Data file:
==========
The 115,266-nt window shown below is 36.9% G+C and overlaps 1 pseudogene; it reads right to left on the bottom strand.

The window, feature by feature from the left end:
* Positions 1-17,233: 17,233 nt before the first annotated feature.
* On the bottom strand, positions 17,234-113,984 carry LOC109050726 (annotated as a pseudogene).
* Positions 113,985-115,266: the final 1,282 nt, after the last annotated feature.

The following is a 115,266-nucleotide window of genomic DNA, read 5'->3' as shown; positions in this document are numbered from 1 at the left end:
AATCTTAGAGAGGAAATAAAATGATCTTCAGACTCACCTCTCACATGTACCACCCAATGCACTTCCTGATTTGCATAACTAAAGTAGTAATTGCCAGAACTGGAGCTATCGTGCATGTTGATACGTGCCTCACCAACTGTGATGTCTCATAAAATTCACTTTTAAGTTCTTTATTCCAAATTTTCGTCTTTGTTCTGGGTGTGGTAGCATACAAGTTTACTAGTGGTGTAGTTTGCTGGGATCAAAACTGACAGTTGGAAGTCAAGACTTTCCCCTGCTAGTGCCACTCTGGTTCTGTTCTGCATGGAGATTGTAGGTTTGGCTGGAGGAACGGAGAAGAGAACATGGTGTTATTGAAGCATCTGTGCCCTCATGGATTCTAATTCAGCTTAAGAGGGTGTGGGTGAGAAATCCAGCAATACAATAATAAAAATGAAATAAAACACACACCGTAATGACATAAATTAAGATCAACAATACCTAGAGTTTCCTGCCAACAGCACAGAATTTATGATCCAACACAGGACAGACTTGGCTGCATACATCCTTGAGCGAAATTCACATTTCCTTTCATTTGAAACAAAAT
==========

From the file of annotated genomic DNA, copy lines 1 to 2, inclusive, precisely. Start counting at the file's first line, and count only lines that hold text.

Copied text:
The 115,266-nt window shown below is 36.9% G+C and overlaps 1 pseudogene; it reads right to left on the bottom strand.

The window, feature by feature from the left end: